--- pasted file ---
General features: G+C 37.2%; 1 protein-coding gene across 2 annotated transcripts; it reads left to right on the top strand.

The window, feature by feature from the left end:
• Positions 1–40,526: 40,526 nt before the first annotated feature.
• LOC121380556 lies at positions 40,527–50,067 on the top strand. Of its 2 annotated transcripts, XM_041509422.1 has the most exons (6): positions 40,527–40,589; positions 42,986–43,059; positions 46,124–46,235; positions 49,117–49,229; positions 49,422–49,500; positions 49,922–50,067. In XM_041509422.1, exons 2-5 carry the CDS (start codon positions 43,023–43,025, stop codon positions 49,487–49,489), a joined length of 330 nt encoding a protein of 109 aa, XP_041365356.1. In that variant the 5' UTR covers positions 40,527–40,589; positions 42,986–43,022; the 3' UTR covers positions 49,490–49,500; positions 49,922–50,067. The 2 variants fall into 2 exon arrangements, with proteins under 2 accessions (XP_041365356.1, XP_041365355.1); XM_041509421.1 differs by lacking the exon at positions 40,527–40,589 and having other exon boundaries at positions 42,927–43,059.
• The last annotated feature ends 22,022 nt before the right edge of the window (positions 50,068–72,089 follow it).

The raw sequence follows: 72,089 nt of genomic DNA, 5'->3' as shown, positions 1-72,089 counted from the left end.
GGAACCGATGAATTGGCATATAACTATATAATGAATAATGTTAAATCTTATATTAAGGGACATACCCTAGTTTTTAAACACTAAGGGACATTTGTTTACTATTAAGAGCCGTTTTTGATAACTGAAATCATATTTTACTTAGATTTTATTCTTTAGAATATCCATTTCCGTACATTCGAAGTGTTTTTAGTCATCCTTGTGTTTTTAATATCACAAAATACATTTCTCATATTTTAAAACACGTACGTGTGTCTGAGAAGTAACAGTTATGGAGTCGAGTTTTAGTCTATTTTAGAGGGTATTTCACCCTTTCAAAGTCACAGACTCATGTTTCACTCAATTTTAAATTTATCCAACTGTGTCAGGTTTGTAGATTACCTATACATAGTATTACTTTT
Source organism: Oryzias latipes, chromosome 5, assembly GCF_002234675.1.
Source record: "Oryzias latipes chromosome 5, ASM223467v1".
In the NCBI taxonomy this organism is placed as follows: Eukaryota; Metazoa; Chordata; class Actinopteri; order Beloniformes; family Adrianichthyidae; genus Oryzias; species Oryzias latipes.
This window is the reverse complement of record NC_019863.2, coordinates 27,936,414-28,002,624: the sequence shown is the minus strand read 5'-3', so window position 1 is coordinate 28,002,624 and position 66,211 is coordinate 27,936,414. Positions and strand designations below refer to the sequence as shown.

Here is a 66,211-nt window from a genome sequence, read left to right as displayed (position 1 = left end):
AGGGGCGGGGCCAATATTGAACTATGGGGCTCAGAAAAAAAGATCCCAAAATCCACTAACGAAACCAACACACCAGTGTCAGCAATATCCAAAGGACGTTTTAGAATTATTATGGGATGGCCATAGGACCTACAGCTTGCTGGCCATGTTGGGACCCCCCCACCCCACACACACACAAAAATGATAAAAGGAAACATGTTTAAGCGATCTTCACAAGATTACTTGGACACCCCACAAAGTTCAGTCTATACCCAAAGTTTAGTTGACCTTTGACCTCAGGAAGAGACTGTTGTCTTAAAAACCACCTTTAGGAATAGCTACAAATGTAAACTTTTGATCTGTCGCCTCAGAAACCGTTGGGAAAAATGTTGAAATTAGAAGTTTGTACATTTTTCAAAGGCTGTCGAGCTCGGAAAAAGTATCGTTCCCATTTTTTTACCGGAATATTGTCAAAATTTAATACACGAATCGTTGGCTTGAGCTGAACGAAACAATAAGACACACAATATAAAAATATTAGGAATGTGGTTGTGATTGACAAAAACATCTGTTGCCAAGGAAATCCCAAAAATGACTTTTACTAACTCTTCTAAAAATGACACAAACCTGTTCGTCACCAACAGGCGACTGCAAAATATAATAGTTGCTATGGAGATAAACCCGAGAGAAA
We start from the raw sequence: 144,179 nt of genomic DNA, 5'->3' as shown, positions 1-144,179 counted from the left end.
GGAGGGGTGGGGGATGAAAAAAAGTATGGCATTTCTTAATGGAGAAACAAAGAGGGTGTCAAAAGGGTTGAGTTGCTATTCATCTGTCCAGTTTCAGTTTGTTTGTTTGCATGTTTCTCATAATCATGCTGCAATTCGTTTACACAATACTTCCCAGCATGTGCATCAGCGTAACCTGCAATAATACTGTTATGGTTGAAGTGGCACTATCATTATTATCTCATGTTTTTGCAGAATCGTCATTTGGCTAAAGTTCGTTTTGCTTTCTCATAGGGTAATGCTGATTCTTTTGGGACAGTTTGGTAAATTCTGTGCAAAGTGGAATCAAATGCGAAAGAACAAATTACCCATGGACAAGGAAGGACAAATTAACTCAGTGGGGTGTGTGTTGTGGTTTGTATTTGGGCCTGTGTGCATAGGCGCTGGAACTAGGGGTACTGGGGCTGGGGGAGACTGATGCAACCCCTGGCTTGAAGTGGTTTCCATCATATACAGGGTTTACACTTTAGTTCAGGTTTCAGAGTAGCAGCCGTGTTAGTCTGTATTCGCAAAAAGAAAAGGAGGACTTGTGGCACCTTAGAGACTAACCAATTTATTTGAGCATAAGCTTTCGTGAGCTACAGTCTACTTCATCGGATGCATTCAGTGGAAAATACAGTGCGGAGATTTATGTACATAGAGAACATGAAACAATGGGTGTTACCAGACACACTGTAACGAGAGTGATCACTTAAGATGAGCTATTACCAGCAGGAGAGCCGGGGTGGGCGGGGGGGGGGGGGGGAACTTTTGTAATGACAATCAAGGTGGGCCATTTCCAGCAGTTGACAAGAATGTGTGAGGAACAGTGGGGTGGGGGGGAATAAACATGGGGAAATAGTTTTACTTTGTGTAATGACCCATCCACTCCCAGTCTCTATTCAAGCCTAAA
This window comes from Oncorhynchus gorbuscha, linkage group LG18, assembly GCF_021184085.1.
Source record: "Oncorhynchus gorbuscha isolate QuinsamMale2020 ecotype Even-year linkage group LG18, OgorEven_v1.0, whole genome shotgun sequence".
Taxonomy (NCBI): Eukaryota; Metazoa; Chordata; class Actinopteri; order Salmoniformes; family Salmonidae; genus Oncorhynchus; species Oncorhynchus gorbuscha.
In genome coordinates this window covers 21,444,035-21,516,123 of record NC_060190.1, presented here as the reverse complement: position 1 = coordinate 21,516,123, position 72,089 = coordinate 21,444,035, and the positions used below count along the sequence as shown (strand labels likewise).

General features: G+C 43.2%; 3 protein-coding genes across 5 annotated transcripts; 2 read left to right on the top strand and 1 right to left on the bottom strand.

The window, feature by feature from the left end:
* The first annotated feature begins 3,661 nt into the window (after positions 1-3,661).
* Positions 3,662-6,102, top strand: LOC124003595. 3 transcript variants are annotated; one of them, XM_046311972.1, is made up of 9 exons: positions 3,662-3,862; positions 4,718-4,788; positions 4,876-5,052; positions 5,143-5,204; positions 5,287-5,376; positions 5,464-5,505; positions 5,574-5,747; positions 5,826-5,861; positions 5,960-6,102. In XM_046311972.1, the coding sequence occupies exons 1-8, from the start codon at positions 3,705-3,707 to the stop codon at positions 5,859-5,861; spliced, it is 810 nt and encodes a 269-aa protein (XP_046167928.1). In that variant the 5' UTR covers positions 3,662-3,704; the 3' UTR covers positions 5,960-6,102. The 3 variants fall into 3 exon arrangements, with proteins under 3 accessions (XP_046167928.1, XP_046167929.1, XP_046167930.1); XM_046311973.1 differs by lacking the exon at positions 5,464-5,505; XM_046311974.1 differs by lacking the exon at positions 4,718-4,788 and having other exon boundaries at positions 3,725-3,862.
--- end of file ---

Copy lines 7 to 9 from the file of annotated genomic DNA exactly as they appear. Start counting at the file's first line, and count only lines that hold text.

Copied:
GGAACCGATGAATTGGCATATAACTATATAATGAATAATGTTAAATCTTATATTAAGGGACATACCCTAGTTTTTAAACACTAAGGGACATTTGTTTACTATTAAGAGCCGTTTTTGATAACTGAAATCATATTTTACTTAGATTTTATTCTTTAGAATATCCATTTCCGTACATTCGAAGTGTTTTTAGTCATCCTTGTGTTTTTAATATCACAAAATACATTTCTCATATTTTAAAACACGTACGTGTGTCTGAGAAGTAACAGTTATGGAGTCGAGTTTTAGTCTATTTTAGAGGGTATTTCACCCTTTCAAAGTCACAGACTCATGTTTCACTCAATTTTAAATTTATCCAACTGTGTCAGGTTTGTAGATTACCTATACATAGTATTACTTTT
Source organism: Oryzias latipes, chromosome 5, assembly GCF_002234675.1.
Source record: "Oryzias latipes chromosome 5, ASM223467v1".